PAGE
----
Agreement supports agricultural, urban economies
A landmark, seven-year seasonal land fallowing agreement that will provide Colorado River water to benefit California cities and farms has been signed by the Metropolitan Water District and Bard Water District.
After completing a successful voluntary seasonal fallowing pilot program in 2016 and 2017, Metropolitan proposed a long-term seasonal fallowing agreement from 2020 through 2026. Under the agreement, Bard farmers will be paid not to grow water-intensive crops from April 1 through July 31. The water saved will be made available to Metropolitan for current urban needs or stored in Lake Mead for future use.
"The Colorado River is a lifeline to millions of people in seven states and two countries, but the reality is that there is an imbalance between supplies and demands that is being compounded by the effects of climate change," said Metropolitan General Manager Jeffrey Kightlinger. "This agreement is an innovative approach to preserve California agriculture while ensuring water reliability for our urban communities."
Bard Water District is located in the southeastern corner of California bordering Yuma, Arizona. Colorado River water is diverted from the All American Canal into the Bard Water District to irrigate approximately 7,120 acres for agriculture purposes.
Steve Alameda, President of the Board for the Bard Water District, noted that agriculture plays a huge role in supporting the local economy.
"We’re proud to help promote sustainability of a precious resource – the Colorado River – while preserving the farms that are so important to our community, and to the customers they serve across California and the nation," Alameda said.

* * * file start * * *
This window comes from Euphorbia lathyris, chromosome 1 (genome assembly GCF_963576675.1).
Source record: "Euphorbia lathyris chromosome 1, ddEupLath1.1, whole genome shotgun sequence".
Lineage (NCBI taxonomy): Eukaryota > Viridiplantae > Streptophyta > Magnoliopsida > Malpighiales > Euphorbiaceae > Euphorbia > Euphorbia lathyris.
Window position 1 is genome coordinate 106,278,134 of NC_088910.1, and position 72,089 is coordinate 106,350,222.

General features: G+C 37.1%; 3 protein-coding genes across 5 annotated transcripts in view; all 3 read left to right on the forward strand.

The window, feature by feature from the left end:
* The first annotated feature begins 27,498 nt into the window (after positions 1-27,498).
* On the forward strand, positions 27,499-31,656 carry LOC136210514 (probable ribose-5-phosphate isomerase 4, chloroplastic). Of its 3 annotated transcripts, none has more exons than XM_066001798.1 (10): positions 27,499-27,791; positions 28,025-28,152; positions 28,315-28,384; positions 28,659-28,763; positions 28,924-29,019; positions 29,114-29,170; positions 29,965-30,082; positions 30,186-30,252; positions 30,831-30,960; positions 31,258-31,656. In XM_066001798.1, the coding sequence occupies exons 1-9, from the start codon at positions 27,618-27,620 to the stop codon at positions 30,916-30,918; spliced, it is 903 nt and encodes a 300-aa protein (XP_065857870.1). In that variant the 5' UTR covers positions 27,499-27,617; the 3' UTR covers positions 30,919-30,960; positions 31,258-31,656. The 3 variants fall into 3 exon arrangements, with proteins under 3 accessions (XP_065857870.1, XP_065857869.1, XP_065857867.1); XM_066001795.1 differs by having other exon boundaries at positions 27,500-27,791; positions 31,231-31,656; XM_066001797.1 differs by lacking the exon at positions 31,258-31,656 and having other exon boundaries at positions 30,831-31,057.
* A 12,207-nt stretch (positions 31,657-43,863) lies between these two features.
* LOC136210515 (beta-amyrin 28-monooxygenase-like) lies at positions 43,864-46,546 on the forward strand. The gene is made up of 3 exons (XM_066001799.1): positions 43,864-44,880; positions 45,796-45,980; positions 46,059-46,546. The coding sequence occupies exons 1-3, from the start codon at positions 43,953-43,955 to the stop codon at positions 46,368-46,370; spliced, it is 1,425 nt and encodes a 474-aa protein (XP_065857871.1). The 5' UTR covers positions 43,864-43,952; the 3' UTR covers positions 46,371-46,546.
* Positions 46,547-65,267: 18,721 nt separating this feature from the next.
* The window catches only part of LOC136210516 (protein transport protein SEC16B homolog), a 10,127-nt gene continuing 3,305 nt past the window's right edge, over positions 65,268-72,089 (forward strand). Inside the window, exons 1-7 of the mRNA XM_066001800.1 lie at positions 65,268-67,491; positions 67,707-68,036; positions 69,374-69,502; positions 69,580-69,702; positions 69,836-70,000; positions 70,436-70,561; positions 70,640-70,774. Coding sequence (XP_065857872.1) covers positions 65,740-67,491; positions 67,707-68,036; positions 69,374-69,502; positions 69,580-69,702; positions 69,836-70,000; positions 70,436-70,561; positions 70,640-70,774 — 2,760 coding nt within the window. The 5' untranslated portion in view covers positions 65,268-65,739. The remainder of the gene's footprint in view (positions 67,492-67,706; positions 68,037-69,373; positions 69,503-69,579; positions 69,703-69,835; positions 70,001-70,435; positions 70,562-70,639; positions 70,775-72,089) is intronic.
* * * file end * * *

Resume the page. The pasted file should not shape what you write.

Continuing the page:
Metropolitan will pay $452 per acre fallowed between April and July, up to $1.4 million annually, with no more than 3,000 acres left idle. Of the payments made, 75 percent goes to farmers under individual agreements, while 25 percent is paid to Bard Water District for infrastructure improvements to an aging water delivery system.
The program is estimated to make up to 6,000 acre-feet of water available annually for Metropolitan’s 5,200 square-mile service area, which is enough water to meet the needs of about 18,000 Southern California households for a year.
"This program will provide mutual benefits to both agencies and will demonstrate how urban-agriculture partnerships can work," said Nick Bahr, General Manager for the Bard Water District. "Our partnership with local farmers will help us make needed upgrades to our water delivery system."
This latest agreement means Metropolitan now has partnerships in place with every agricultural entity in California that uses Colorado River water. The partnership follows those with Imperial Irrigation District, Palo Verde Irrigation District, the Coachella Valley Water District and the Quechan Indian Tribe.
"Collaboration continues to be one of our greatest tools in ensuring water reliability for Southern California," said Metropolitan Chairwoman Gloria Gray. "As Colorado River water users, we face significant challenges, but we’ve shown time and again we can come together to develop innovative solutions such as this one. I am deeply appreciative of Bard Water District’s partnership and look forward to the benefits of this collaboration."
While strengthening its imported water supplies, Metropolitan continues to reduce reliance on those sources through conservation, water storage and the development of new local supplies.
The Metropolitan Water District of Southern California is a state-established cooperative that delivers water to 26 member agencies serving 19 million people in six counties. The district imports water from the Colorado River and Northern California to supplement local supplies, and helps develop increased water conservation, recycling, storage and other resource-management programs.
Bard Water District provides Colorado River water for irrigation to the Yuma Project Reservation Division, comprised of Quechan Tribal and privately deeded lands within Fort Yuma, Winterhaven, and Bard areas.